Acute kidney injury (AKI) is an important adverse outcome after major surgery. Peri-operative goal-directed haemodynamic therapy (GDT) may improve outcomes by reducing complications such as AKI.
To determine if GDT was associated with a reduced incidence of postoperative AKI according to specific renal biomarkers.
Prospective substudy of the OPTIMISE trial, a multicentre randomised controlled trial comparing peri-operative GDT to usual patient care.
Four UK National Health Service hospitals.
A total of 287 high-risk patients aged at least 50 years undergoing major gastrointestinal surgery.
The primary outcome measure was AKI defined as urinary neutrophil gelatinase-associated lipase (NGAL) at least 150 ng ml−1 24 and 72 h after surgery. Secondary outcomes were between-group differences in NGAL measurements and NGAL : creatinine ratios 24 and 72 h after surgery and AKI stage 2 or greater according to Kidney Disease Improving Global Outcomes (KDIGO) criteria within 30 days of surgery.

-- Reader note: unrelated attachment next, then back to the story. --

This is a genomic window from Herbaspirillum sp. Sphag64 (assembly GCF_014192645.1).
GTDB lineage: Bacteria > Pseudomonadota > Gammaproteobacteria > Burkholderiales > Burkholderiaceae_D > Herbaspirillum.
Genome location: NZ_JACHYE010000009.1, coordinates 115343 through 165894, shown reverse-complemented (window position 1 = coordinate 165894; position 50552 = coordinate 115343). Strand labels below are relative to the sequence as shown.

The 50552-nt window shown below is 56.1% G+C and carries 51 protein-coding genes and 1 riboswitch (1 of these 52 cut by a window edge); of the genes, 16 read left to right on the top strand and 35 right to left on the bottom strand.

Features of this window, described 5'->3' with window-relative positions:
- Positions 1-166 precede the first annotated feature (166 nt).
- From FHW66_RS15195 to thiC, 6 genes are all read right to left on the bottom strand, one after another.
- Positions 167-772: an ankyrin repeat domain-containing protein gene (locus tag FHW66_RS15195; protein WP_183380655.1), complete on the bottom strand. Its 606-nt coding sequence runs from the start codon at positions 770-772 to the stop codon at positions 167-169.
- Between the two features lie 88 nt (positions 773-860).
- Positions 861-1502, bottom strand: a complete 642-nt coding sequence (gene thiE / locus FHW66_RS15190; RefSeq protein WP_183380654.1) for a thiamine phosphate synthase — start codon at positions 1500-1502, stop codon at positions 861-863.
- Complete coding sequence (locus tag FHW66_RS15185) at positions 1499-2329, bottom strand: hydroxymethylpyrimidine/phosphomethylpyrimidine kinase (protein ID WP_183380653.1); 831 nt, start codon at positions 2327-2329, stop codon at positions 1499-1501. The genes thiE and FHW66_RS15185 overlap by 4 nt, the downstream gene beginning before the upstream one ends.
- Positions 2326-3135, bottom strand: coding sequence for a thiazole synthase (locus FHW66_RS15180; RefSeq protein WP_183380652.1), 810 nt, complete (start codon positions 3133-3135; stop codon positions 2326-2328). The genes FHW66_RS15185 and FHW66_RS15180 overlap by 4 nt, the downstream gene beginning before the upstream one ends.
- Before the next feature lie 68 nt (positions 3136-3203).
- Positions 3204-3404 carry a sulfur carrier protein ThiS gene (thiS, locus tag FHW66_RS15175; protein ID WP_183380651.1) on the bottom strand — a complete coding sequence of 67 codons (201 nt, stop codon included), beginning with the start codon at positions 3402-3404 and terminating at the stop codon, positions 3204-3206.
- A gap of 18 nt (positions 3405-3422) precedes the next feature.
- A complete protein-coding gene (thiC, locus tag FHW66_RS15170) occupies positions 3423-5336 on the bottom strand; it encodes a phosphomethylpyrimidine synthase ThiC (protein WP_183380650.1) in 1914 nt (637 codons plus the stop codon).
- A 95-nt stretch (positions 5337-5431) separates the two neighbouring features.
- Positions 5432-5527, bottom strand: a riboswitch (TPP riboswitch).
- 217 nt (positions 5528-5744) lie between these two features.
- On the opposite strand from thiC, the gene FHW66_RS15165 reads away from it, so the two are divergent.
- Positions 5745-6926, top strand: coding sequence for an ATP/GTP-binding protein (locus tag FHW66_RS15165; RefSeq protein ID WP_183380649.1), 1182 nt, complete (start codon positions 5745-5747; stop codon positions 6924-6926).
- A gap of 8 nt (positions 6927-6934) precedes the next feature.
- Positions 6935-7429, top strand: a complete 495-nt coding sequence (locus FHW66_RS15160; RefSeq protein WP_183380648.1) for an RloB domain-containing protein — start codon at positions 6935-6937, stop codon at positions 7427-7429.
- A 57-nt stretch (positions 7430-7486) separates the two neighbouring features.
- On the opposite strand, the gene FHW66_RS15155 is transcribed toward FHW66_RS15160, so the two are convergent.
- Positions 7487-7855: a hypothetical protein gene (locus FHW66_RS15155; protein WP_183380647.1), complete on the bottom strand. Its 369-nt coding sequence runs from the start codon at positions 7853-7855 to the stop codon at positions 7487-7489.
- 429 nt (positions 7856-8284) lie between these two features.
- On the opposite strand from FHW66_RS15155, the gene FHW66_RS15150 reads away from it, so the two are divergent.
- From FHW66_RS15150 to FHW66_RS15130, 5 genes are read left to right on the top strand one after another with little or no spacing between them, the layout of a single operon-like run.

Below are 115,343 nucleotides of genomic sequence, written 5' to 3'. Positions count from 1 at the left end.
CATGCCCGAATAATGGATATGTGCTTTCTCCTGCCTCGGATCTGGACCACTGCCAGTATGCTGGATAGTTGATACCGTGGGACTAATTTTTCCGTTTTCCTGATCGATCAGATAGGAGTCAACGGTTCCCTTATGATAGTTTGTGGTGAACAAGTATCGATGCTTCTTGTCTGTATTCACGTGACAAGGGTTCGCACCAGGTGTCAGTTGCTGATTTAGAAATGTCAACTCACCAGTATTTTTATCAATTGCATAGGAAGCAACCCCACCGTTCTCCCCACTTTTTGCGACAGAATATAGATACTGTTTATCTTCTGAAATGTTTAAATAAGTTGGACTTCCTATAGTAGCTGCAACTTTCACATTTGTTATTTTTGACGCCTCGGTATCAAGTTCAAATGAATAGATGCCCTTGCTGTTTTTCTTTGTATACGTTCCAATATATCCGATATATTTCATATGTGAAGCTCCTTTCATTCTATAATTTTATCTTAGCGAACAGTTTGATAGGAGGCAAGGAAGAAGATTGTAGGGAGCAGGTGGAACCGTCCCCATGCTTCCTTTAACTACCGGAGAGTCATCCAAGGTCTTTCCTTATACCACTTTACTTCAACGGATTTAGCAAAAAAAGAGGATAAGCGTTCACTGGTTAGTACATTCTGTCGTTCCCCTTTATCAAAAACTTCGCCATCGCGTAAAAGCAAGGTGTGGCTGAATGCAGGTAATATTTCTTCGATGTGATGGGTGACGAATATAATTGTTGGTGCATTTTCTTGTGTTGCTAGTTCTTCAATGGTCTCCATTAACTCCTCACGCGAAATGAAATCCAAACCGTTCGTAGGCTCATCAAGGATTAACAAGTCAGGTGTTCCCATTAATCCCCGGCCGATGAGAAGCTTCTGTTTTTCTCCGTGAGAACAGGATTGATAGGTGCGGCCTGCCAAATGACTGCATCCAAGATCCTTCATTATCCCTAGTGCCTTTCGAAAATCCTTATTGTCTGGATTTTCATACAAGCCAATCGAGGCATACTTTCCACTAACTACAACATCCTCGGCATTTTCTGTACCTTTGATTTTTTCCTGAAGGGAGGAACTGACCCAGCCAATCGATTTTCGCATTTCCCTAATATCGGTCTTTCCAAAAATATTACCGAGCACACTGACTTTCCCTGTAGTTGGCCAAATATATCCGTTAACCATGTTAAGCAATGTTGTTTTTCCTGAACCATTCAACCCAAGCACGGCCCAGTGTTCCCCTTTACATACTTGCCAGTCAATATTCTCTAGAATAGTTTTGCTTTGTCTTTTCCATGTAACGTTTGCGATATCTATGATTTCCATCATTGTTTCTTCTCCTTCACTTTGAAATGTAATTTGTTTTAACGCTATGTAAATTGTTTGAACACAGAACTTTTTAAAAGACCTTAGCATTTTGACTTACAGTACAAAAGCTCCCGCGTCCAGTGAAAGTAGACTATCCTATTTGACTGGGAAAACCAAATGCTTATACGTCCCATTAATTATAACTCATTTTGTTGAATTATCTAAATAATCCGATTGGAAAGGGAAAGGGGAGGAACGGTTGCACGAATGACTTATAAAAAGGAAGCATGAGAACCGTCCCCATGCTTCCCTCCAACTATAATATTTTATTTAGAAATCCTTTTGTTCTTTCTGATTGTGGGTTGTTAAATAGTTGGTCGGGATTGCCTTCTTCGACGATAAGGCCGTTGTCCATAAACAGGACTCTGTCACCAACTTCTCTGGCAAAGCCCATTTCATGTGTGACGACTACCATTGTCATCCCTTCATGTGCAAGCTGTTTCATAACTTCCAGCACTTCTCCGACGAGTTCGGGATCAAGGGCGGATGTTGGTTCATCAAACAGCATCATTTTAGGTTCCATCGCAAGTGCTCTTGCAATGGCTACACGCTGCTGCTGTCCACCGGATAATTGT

In total, 20 of 287 patients (7%) experienced postoperative AKI of KDIGO grade 2 or 3 within 30 days. The proportion of patients with urinary NGAL at least 150 ng ml−1 24 or 72 h after surgery was similar in the two groups [GDT 31/144 (21.5%) patients vs. usual patient care 28/143 (19.6%) patients; P = 0.88]. Absolute values of urinary NGAL were also similar at 24 h (GDT 53.5 vs. usual patient care 44.1 ng ml−1; P = 0.38) and 72 h (GDT 45.1 vs. usual patient care 41.1 ng ml−1; P = 0.50) as were urinary NGAL : creatinine ratios at 24 h (GDT 45 vs. usual patient care 43 ng mg−1; P = 0.63) and 72 h (GDT 66 vs. usual patient care 63 ng mg−1; P = 0.62). The incidence of KDIGO-defined AKI was also similar between the groups [GDT 9/144 (6%) patients vs. usual patient care 11/143 (8%) patients; P = 0.80].
In this trial, GDT did not reduce the incidence of AKI amongst high-risk patients undergoing major gastrointestinal surgery. This may reflect improving standards in usual patient care.
OPTIMISE Trial Registration ISRCTN04386758
From the Department of Peri-operative Medicine and Pain, Royal London Hospital, London, UK (NM), UCD School of Medicine (PTM, PD), Clinical Research Centre, UCD School of Medicine, University College Dublin, Dublin, Ireland (RI) and William Harvey Research Institute, Queen Mary University of London, Charterhouse Square, London, UK (RMP, JRP)
Correspondence to Neil MacDonald, Department of Peri-operative Medicine and Pain, Royal London Hospital, London E1 1BB, UK Tel: +44 20 3594 0346; e-mail: email@example.com
Published online 16 October 2019